Just because you’re outside hiking in the rain doesn’t mean you have to be soaked to the bones. Make sure you are covering yourself and your kiddo from head to toe in waterproof gear. With careful planning and the right accessories to keep you warm and dry, you and your kiddo can enjoy your hikes and play in the rain longer.

1. Go beyond the raincoat

When dressing your child, a full rain suit is a great option. There are no gaps in the material for water to sneak in. Oaki makes amazing rain suits and gear!  My daughter has spent hours in the pouring rain and gone swimming in some epic puddles in hers. Afterward, I’m always shocked when I peel it off and she is completely dry underneath. If the suit is a challenge because of potty training or an older child who wants a little more independence, a long rain coat and pants works great.

Pro tip:  Size up in rainsuits if your little one will be in a carrier because it tends to pull the legs of the suit up and can leave gaps above their boots.

5 Gear Essentials for Hiking by Kirby Crawford for Hike it Baby

2. Take care of yourself

If your child is warm and dry but you are drenched, the hike is going to be miserable for you. Get yourself a waterproof jacket and pants to keep yourself dry — especially if you want to join in some puddle splashing too! Also consider how you can stay dry if you will be wearing your kiddo.

3. Don’t forget your feet

Rain boots that are tall enough to be covered fully by the pants legs are a must. Make sure they are fully waterproof and insulated if you live where it is cold. Fortunately, most kids love rain boots, and they come in all sorts of happy patterns and colors. You will likely have more trouble getting your kids out of their rain boots than into them. Get yourself some waterproof boots too or minimally consider spraying your old hiking boots with waterproofing spray.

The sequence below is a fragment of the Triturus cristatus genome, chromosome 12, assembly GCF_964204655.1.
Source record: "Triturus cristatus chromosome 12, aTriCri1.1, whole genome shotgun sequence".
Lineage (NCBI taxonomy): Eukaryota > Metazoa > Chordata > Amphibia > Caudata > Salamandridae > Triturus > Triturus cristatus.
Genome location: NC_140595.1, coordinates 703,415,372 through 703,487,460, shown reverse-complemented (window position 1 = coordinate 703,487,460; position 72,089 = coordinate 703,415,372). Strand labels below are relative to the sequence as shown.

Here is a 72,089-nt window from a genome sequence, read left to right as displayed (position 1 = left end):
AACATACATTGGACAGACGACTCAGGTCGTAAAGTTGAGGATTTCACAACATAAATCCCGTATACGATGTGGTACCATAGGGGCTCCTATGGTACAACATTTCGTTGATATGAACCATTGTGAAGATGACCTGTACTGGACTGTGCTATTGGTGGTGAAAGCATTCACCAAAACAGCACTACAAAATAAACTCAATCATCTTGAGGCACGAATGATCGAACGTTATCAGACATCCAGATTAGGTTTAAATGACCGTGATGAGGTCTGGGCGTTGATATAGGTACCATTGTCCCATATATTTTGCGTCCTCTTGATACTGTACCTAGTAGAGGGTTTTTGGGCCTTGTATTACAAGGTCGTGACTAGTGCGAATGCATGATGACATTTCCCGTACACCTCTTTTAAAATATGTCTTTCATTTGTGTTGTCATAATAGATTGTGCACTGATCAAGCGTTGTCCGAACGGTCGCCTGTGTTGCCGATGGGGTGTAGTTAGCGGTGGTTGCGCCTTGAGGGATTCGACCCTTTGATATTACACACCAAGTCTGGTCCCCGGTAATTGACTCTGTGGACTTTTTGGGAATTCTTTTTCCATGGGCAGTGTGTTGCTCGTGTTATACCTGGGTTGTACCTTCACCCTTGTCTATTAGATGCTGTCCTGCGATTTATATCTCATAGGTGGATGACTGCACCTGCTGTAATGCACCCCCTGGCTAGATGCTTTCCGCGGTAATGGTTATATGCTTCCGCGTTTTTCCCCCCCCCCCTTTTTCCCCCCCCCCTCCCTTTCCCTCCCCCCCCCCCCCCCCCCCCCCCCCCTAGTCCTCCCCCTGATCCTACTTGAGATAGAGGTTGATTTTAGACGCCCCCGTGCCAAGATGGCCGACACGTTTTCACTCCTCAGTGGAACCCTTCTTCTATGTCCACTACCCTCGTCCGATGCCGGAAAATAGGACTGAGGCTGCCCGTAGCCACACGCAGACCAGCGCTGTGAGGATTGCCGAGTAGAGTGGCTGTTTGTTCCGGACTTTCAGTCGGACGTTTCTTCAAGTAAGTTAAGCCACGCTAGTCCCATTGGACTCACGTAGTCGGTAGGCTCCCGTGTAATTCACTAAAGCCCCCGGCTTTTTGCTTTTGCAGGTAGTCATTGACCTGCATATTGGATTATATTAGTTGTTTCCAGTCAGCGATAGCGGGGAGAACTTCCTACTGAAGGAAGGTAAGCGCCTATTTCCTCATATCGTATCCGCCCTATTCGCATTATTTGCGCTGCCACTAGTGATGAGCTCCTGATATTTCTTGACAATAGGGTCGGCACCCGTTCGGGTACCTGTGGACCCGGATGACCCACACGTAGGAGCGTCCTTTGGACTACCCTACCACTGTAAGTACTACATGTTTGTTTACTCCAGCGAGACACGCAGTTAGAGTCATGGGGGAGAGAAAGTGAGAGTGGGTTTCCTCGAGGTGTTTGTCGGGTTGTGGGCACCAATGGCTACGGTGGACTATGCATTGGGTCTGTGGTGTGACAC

4. Waterproof your gear

If you’re carrying a pack with all your hiking essentials inside, get a pack cover to waterproof your cargo. And if you have a frame-style carrier like a Deuter, they make great rain pack covers to provide even more protection. If you are out in the rain with a stroller, look into one of the rain covers for the stroller that zip on and keep your kiddo warm and dry inside.

5 Gear Essentials for Hiking by Kirby Crawford for Hike it Baby

5. Warming layers and post-hike dry clothes

Make sure to wear warm, wicking base layers to keep you cozy underneath. Wool clothing (like Luv Mother) is a great option – as it stays warm when wet and wicks away the moisture. Rain coats are often just shells so make sure to have solid layers underneath that you won’t sweat in but will hold in the heat. Bring a hat to slip on under a hood and a couple pairs of gloves since those will inevitably get soaked.

Pro tip: Have warm, soft, cozy clothes waiting in the car to slip into after the hike if you do end up a little cold and soggy. Having my daughter’s favorite pair of fleece or wool pants waiting in the warm car always works well as a motivator to push to the end of a rainy hike. (Hot cocoa waiting in the car is also a lovely treat!)

Bonus tip: Hike it Baby offers discounts to members on many of these brands. Check out our Community Discounts page for current deals!

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What are your go-to gear items or tips for hiking in the rain and cold? Leave a comment below!



Hike it Baby is a 501(c)(3) nonprofit that works to create a world where everyone can enjoy the physical and mental benefits of spending time outside. We are focused on creating opportunities and removing barriers to access so families with babies and young children can take their first steps outside. We believe all families have the right to connect with nature, benefit from spending time outdoors and be inspired to a lifelong love of nature. Since its grassroots inception in 2013, Hike it Baby is a growing community of 270,000 families and over 400 volunteer Branch Ambassadors. More information, as well as outdoor engagement events, can be found at HikeitBaby.com, Facebook, YouTube, Pinterest, and Instagram.


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